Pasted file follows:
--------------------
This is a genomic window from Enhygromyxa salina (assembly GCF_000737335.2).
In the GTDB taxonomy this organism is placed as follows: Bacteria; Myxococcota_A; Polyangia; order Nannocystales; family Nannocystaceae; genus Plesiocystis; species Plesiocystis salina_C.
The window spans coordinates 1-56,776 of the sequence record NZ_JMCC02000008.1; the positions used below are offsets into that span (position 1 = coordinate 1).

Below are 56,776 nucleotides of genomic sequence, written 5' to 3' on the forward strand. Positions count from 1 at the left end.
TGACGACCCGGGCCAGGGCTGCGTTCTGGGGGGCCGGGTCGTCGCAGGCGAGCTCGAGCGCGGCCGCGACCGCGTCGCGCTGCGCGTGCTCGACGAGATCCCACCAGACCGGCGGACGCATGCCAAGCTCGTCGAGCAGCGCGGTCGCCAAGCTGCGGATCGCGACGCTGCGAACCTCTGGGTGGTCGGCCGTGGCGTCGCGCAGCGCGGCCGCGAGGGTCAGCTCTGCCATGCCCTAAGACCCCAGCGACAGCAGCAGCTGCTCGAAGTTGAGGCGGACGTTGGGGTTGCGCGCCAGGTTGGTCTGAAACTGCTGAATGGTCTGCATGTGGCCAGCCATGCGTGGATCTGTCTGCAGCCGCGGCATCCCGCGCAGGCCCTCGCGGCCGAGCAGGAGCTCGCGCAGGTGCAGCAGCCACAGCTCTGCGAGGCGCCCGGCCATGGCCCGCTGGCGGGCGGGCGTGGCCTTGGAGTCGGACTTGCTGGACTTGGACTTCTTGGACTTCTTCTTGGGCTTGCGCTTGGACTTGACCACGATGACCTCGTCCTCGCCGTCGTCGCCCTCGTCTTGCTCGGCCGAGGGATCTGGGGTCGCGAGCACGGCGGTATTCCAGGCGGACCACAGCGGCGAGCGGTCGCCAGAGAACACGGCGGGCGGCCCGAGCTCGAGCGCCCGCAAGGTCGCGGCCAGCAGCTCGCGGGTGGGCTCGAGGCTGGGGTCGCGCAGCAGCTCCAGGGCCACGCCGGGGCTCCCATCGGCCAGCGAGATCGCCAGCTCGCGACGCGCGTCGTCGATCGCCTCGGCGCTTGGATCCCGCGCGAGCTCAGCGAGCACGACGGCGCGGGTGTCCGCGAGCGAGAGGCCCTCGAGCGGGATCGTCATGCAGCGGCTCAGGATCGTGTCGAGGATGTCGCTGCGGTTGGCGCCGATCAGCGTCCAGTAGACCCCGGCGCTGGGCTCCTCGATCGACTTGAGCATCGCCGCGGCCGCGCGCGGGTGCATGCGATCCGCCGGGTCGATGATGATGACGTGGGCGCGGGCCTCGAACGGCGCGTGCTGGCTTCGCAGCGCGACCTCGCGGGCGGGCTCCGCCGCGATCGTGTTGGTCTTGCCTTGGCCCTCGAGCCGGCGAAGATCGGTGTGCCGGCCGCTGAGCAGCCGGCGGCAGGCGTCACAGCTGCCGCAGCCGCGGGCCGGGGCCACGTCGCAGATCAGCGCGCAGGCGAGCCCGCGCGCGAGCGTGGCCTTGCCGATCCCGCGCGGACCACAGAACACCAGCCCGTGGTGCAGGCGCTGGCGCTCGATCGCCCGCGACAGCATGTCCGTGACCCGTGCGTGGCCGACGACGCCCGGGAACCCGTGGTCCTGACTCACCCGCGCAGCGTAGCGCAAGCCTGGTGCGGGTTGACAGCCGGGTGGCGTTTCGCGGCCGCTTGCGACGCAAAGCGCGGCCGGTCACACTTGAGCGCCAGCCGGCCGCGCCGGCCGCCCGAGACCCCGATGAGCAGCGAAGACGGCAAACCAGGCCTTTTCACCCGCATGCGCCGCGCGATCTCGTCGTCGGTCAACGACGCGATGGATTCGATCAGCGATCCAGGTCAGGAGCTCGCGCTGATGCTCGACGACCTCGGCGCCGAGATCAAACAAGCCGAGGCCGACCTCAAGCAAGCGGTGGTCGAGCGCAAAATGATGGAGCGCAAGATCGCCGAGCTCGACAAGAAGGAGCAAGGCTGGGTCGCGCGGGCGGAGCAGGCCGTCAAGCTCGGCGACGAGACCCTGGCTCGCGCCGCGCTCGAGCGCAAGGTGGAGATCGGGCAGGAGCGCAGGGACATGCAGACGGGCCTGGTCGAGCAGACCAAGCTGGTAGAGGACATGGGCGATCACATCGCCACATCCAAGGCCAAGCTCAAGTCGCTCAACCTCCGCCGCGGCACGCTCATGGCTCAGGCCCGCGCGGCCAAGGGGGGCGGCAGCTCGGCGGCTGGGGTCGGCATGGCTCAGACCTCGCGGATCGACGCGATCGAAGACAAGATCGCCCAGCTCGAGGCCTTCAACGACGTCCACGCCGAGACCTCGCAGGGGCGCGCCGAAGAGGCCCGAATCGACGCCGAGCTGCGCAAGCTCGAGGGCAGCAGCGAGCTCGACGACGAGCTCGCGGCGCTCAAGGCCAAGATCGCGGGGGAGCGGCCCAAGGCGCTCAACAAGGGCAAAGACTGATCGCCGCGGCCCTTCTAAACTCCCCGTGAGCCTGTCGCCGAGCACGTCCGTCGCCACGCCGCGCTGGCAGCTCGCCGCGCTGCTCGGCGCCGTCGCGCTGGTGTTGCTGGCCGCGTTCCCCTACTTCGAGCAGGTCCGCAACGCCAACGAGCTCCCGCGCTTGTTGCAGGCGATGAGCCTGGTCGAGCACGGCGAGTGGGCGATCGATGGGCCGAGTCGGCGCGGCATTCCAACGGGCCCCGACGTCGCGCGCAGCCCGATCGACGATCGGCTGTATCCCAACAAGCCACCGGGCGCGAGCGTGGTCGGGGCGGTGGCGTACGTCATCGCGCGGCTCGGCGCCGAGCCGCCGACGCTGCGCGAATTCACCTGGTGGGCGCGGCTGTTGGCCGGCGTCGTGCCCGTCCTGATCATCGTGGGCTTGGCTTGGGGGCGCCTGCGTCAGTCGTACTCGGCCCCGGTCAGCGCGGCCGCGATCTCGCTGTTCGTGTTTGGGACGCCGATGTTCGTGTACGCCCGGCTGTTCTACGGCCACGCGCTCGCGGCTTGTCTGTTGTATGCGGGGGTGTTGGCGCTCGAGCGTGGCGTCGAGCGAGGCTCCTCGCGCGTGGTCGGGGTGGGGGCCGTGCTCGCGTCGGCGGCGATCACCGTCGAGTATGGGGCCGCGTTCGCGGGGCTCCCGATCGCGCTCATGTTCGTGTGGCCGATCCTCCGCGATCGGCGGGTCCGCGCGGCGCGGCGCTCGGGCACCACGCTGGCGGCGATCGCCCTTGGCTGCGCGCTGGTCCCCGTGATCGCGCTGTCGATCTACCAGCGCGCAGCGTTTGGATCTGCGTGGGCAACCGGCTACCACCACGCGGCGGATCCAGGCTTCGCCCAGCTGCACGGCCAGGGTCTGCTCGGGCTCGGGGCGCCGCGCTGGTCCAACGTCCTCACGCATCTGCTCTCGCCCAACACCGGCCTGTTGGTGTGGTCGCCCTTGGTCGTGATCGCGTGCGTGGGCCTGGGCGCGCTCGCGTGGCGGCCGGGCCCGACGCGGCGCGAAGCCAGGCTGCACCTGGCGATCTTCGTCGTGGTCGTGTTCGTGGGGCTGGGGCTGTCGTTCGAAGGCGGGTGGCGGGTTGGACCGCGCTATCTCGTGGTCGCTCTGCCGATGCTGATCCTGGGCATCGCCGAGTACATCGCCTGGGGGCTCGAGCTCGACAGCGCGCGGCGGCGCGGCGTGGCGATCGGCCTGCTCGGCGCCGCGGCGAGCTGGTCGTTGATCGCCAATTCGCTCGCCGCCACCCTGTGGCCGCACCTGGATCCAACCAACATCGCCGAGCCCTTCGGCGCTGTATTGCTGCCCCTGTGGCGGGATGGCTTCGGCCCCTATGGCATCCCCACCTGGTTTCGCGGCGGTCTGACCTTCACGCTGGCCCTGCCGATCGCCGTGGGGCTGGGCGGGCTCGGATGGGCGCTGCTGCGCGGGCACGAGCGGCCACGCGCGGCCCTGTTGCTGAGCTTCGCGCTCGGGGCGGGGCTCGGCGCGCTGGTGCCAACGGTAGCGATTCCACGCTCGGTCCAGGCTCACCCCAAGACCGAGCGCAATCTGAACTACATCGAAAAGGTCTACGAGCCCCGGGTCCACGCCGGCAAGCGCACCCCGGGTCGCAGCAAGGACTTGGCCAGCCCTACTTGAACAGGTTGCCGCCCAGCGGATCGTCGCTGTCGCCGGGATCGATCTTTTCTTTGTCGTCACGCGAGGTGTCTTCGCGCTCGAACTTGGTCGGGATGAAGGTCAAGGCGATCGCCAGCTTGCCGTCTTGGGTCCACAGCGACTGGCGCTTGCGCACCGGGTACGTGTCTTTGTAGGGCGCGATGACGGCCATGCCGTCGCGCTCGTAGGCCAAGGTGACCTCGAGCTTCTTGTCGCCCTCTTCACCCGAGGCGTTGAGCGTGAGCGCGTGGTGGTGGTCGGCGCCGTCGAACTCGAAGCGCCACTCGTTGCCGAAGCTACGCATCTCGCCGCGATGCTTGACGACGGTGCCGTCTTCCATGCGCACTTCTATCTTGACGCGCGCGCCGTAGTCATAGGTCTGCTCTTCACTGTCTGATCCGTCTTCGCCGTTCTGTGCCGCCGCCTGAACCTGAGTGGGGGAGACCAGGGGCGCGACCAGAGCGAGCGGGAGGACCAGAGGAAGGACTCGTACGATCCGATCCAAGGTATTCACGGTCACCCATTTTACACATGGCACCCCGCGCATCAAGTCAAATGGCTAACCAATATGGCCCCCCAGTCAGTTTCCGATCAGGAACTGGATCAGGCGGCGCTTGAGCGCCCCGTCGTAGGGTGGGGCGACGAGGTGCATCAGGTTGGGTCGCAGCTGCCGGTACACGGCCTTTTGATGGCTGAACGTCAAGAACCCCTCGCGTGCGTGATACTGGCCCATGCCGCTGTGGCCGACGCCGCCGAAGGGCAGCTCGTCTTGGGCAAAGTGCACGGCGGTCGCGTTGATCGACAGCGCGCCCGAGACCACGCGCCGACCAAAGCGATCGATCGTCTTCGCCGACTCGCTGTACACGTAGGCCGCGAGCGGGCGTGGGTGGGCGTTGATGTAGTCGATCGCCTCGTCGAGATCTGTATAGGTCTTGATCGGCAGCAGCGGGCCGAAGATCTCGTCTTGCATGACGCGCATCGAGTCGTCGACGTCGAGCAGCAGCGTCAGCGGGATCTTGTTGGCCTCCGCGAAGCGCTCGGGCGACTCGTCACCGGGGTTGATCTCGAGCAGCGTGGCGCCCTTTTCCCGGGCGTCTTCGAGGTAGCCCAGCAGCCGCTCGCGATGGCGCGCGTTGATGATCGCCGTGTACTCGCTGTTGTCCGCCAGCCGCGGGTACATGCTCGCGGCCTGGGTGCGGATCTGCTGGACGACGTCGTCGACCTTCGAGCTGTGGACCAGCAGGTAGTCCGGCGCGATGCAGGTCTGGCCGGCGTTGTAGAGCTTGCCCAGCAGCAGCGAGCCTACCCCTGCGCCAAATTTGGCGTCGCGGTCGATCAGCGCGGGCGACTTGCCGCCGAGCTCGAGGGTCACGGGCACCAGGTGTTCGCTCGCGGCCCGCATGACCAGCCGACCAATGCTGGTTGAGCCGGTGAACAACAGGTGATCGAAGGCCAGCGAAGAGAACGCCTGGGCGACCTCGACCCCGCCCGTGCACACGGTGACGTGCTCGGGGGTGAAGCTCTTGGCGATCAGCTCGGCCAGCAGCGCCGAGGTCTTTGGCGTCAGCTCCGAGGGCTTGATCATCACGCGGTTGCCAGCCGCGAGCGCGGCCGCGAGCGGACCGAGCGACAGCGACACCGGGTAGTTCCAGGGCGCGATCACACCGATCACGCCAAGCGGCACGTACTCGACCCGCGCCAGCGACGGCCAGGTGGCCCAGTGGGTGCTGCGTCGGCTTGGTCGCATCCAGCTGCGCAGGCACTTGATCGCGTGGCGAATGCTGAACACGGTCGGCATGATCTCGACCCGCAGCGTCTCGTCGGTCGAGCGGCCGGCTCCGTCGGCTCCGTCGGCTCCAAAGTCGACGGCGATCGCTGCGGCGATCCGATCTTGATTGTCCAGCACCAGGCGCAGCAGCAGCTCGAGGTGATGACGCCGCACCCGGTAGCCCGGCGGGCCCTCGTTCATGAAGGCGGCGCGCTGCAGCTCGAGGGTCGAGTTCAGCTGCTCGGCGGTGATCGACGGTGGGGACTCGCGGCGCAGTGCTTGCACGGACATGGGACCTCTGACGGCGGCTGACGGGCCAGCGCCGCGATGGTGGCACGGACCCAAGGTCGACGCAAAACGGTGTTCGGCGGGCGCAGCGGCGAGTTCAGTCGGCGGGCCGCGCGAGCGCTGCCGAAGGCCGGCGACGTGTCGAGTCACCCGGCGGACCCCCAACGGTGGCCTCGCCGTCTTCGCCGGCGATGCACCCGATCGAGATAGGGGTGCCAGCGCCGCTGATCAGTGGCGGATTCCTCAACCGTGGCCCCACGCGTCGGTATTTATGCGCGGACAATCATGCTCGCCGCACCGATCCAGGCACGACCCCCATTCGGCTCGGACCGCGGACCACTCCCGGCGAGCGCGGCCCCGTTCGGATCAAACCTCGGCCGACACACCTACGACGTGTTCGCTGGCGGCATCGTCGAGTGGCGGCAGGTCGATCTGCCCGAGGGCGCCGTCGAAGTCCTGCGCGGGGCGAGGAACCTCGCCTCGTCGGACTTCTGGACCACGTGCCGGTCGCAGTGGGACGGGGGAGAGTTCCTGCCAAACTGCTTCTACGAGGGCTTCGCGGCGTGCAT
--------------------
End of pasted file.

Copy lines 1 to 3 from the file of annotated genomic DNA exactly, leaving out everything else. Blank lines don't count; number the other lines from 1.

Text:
This is a genomic window from Enhygromyxa salina (assembly GCF_000737335.2).
In the GTDB taxonomy this organism is placed as follows: Bacteria; Myxococcota_A; Polyangia; order Nannocystales; family Nannocystaceae; genus Plesiocystis; species Plesiocystis salina_C.
The window spans coordinates 1-56,776 of the sequence record NZ_JMCC02000008.1; the positions used below are offsets into that span (position 1 = coordinate 1).